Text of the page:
was on the old Guillot homestead. Guillot believed any evil approaching the house after dark would be enchanted by the cobalt glass. Spirits slid inside and were trapped, then seared by the sunrise. When breezes came through the marsh, the bottles whistled—the last song of the wicked.
The sky was purpling with dusk when I found Lorelei admiring the bottles. Her back stayed to me. She touched one bottle, then another, like a child hanging ornaments. Without turning, she said, “I thought you were in Knoxville.”
“My father said you’d come home,” I said.
She twisted to meet my eyes, bemused, as if she’d caught me lying. Turning back, she said, “Your daddy never liked me.”
“He liked you plenty,” I said. “He didn’t like you being married.”
“I’m not married now,” she said.
“Wanda thinks you stole a canoe.”
“I just cut it loose,” she said. “That’s not stealing.”
A barred owl called from the shadows. Lorelei pivoted to face me. Her gaze seemed a reckoning, like my virtues and trespasses were being weighed against one another.
“Swamp’s easy to get lost in,” she said.
“Yes,” I said.
wore a starched white shirt, black suspenders. The devoutly dressed hustler. The waitress had marked Jesse Vodinh long ago—he flashed his jelly roll every time he paid for a drink—so they’d been looking for someone to help cut him up. The plan went like this: Darkness would notice me playing the ghost and make a show of challenging me to a race to twenty. I’d accept, but when he wagered five large, I’d say that was too rich for my blood. We’d make sure Jesse overheard, knowing he’d offer to stake me for a percentage. Darkness and I would keep the race tight, but he’d pull away at the end and leave with Jesse’s cash. On my way out of Knoxville, I’d stop by the shotgun shack for my half. It should’ve worked.
In the end
we stole one of Wanda’s canoes and rowed into the swamp. We knocked into cypress knees, threaded through their corded trunks. A flock of white egrets stood so close together they might have been a reflected moon. The night was oil black and smeared with stars.
“What happened in Knoxville?” Lorelei asked from the bow.
“I wore out my welcome,” I said.
“I was planning to visit you,” she said. She was lying, and I was flattered. She dipped her hand into the lake and dragged the surface, water furrowing between her fingertips. “You saved me a trip.”
“You’ve always been patient,” I said.
“Tyler,” she said. “I’m sure sorry about your daddy.”
I leaned into the oars, then again, harder. We displaced swaths of lily pads—lotus flowers swaying as if brushed by an unseen hand.
“How’d you know?” I asked.
“You said he’d told you I was back,” she said.
“He did,” I said.
“That’s how,” she said.
Jesse accused me of throwing the race, he went into my bathroom and washed his knife. The music of running water, the metallic scent of spilled blood. I lay on the plum-colored carpet, hearing my dead father’s voice. Jesse killed the lights before he left, closed the door behind him. Come on home, son.
narrowed. The cypresses closed in. Ragged curtains of moss formed a long tunnel. Water folded over the oars like bolts of cloth.
I said, “So you’re—”
“Here,” she cut me off. “I’m here. With you.”
“And my father?”
“He’s around somewhere,” she said.
“So then I’m—”
“Right where you’re meant to be,” she said. “Lost in the swamp.”
“I don’t understand,” I said.
“I know,” she said, like an apology.
Behind Lorelei, the lake laid claim to the horizon. My bearings were gone. We could have drifted out of Texas and into Louisiana or some dark province rinsed of time and border, of names and other lies.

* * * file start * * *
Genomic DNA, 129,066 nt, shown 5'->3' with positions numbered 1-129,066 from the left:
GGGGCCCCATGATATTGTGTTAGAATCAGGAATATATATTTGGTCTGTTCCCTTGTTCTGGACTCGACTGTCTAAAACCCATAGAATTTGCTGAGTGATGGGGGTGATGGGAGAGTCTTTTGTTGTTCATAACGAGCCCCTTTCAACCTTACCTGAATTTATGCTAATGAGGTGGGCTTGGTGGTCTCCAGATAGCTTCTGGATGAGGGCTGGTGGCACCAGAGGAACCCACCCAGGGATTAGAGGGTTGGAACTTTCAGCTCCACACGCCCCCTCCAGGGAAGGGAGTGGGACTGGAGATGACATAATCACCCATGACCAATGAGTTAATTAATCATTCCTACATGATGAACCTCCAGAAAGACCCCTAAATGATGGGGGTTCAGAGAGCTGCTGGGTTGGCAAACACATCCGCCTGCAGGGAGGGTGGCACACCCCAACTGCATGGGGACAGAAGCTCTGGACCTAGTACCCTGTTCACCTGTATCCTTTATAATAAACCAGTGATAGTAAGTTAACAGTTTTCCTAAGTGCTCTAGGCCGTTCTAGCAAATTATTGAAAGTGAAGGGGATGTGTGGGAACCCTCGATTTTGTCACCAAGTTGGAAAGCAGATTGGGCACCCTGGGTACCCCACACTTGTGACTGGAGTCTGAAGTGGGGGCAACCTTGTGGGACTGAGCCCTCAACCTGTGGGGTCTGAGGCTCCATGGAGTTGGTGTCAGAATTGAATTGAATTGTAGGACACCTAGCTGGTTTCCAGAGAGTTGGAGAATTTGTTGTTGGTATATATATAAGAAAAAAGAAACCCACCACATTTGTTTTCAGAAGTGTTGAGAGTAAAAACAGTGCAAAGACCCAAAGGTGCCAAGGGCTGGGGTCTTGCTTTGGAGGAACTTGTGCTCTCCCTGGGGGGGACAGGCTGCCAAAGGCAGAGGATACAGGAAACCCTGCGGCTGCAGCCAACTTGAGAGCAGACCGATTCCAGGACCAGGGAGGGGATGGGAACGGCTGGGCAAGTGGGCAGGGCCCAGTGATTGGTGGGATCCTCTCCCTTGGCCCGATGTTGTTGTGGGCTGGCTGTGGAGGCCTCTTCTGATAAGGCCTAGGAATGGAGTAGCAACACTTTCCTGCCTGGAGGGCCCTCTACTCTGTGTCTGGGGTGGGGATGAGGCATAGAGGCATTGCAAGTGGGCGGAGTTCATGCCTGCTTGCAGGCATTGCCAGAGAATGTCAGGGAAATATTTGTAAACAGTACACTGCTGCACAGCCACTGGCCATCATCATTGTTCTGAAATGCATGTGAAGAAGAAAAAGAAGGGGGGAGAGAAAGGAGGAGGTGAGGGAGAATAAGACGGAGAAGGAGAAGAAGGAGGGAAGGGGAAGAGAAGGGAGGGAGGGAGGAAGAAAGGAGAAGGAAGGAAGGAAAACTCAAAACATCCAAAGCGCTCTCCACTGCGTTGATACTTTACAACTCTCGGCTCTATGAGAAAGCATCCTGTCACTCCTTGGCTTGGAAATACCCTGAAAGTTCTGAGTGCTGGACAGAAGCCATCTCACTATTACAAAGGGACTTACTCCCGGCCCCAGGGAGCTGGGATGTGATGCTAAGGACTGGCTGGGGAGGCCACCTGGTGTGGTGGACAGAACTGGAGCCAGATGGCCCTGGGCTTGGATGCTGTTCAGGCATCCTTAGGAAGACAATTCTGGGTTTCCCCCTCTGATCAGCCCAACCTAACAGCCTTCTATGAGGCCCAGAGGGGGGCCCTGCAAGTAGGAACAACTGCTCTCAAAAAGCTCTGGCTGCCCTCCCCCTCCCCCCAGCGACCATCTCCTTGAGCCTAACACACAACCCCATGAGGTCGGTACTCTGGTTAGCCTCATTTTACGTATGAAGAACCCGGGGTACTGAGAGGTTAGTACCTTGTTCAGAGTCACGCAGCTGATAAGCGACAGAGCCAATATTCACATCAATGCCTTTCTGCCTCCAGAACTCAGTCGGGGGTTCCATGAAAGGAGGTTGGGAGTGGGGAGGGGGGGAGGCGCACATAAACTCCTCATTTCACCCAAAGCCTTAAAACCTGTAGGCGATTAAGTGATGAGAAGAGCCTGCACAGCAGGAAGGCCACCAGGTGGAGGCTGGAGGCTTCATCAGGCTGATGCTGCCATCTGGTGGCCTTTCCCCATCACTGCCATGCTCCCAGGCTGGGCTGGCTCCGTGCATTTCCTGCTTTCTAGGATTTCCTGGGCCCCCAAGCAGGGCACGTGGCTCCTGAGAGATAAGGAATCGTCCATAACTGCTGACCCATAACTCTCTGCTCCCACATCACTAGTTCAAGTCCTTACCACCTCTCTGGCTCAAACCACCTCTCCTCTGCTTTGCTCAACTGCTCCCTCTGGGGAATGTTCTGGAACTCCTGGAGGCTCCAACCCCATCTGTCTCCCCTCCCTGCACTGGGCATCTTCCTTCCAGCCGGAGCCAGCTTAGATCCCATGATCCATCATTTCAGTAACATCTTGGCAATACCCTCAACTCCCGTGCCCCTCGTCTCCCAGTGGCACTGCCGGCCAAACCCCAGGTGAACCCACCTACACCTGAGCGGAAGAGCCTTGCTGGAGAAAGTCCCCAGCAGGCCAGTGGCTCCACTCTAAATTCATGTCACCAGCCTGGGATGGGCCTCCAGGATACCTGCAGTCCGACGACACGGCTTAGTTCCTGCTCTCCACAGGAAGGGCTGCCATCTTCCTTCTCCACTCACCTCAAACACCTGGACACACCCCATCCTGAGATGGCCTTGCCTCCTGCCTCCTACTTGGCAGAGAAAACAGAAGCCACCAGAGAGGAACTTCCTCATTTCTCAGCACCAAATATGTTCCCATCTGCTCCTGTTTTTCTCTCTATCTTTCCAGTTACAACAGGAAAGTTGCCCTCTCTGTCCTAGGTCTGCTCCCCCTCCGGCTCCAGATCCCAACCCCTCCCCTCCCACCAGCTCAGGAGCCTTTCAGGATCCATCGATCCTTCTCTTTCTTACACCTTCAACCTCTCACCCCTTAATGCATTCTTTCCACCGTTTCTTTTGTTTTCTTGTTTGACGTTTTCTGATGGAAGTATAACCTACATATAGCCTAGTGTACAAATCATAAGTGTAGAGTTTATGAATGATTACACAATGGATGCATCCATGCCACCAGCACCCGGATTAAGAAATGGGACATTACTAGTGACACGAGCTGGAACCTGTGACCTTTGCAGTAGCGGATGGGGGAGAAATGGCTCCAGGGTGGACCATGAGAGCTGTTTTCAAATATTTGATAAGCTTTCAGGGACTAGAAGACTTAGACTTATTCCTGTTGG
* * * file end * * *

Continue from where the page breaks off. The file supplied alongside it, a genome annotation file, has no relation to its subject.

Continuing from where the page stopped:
the cypress brakes, the swamp opened, and we crossed into glassy water. We floated through stars reflected on the surface. They undulated, then returned to their inauspicious stations.
In the distance, a flickering ember. A candle lit for the dead. On the wind, the scent of a struck match.
“Feu Follet,” I said.
“Strikes again,” Lorelei said.
I reached for her hand
and she was gone. Or she had never been there at all. Or I hadn’t. My vision tunneled, and the distant ember flared, as if being coaxed to flame. I felt certain it would snuff out, and with it, my life. Okay, I thought. Okay, I’m ready. Then, at once and everywhere, the lake was nothing but spectral light. The balls rolled and spread, caroming off each other. I was terrified. I was fearless. When I dove in, I made no splash. The water cradled my body like a sleeping child, lowered me to the endlessly forgiving silt.
Above, the lake burned, and in the twisting colors, I read a fortune: the dead gator slips its noose and crawls under the porch to await the poacher’s ankles, his knees, his throat, then returns to its ancestral waters, sated and magnificent. The lake rises. It spits out our bitter bones, rids itself of every parasite and poison. A white owl flies from the mossy veil. The bottles sing and fall silent. Wanda locates her canoes. She says, Some kid likely played a prank. Guthrie says, I might not have tied them good, I don’t know, it’s a mystery. Then Wanda hears noise in the brush and says, What’s that? Guthrie says, A mystery? It’s a question that ain’t yet been solved. Wanda says, No, dummy, what’s that noise? Guthrie cocks his head, listens. That? he says. That’s just a hog rooting around for supper. Wanda says, Ain’t that supposed to mean something, a loose hog? Guthrie says, It means someone needs to patch a fence. Wanda says, No, there’s more to it, an old lesson or truth, something we’re surely missing.
Corpus Christi native Bret Anthony Johnston is the author of the novel Remember Me Like This and the director of the Michener Center For Writers, at the University of Texas at Austin.
This story is published in collaboration with the Austin-based literary journal American Short Fiction. It will appear in the photographer Keith Carter’s book Ghostlight (UT Press, November 22).
This article originally appeared in the August 2022 issue of Texas Monthly with the headline “East Texas Remains Irresistible for Writers With a Gothic Bent.” Subscribe today.